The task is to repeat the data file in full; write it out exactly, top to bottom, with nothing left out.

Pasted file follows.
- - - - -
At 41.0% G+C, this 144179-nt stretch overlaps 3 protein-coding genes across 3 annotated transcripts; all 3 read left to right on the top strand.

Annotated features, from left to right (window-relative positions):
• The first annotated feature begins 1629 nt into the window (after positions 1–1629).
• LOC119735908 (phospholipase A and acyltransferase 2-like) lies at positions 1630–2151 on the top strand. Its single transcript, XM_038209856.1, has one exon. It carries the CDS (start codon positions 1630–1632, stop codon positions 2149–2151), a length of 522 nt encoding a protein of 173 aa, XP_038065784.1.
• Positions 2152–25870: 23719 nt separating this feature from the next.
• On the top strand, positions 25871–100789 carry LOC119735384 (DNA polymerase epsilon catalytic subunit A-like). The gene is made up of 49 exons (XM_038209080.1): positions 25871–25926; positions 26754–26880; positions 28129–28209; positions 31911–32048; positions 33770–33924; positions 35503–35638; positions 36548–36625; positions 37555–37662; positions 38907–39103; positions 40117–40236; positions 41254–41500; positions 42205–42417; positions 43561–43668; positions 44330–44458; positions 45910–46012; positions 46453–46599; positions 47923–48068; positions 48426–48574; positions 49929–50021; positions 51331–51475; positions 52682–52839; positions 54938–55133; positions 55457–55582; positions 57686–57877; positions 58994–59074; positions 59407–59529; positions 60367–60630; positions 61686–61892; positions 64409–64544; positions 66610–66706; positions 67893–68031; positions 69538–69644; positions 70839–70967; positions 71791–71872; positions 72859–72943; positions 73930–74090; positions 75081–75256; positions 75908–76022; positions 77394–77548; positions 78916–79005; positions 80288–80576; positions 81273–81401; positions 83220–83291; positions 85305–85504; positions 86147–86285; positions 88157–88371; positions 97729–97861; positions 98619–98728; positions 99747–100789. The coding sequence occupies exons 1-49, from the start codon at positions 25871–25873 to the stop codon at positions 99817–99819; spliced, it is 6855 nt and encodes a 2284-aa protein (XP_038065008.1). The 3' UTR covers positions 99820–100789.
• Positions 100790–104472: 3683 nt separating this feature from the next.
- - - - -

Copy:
At 41.0% G+C, this 144179-nt stretch overlaps 3 protein-coding genes across 3 annotated transcripts; all 3 read left to right on the top strand.

Annotated features, from left to right (window-relative positions):
• The first annotated feature begins 1629 nt into the window (after positions 1–1629).
• LOC119735908 (phospholipase A and acyltransferase 2-like) lies at positions 1630–2151 on the top strand. Its single transcript, XM_038209856.1, has one exon. It carries the CDS (start codon positions 1630–1632, stop codon positions 2149–2151), a length of 522 nt encoding a protein of 173 aa, XP_038065784.1.
• Positions 2152–25870: 23719 nt separating this feature from the next.
• On the top strand, positions 25871–100789 carry LOC119735384 (DNA polymerase epsilon catalytic subunit A-like). The gene is made up of 49 exons (XM_038209080.1): positions 25871–25926; positions 26754–26880; positions 28129–28209; positions 31911–32048; positions 33770–33924; positions 35503–35638; positions 36548–36625; positions 37555–37662; positions 38907–39103; positions 40117–40236; positions 41254–41500; positions 42205–42417; positions 43561–43668; positions 44330–44458; positions 45910–46012; positions 46453–46599; positions 47923–48068; positions 48426–48574; positions 49929–50021; positions 51331–51475; positions 52682–52839; positions 54938–55133; positions 55457–55582; positions 57686–57877; positions 58994–59074; positions 59407–59529; positions 60367–60630; positions 61686–61892; positions 64409–64544; positions 66610–66706; positions 67893–68031; positions 69538–69644; positions 70839–70967; positions 71791–71872; positions 72859–72943; positions 73930–74090; positions 75081–75256; positions 75908–76022; positions 77394–77548; positions 78916–79005; positions 80288–80576; positions 81273–81401; positions 83220–83291; positions 85305–85504; positions 86147–86285; positions 88157–88371; positions 97729–97861; positions 98619–98728; positions 99747–100789. The coding sequence occupies exons 1-49, from the start codon at positions 25871–25873 to the stop codon at positions 99817–99819; spliced, it is 6855 nt and encodes a 2284-aa protein (XP_038065008.1). The 3' UTR covers positions 99820–100789.
• Positions 100790–104472: 3683 nt separating this feature from the next.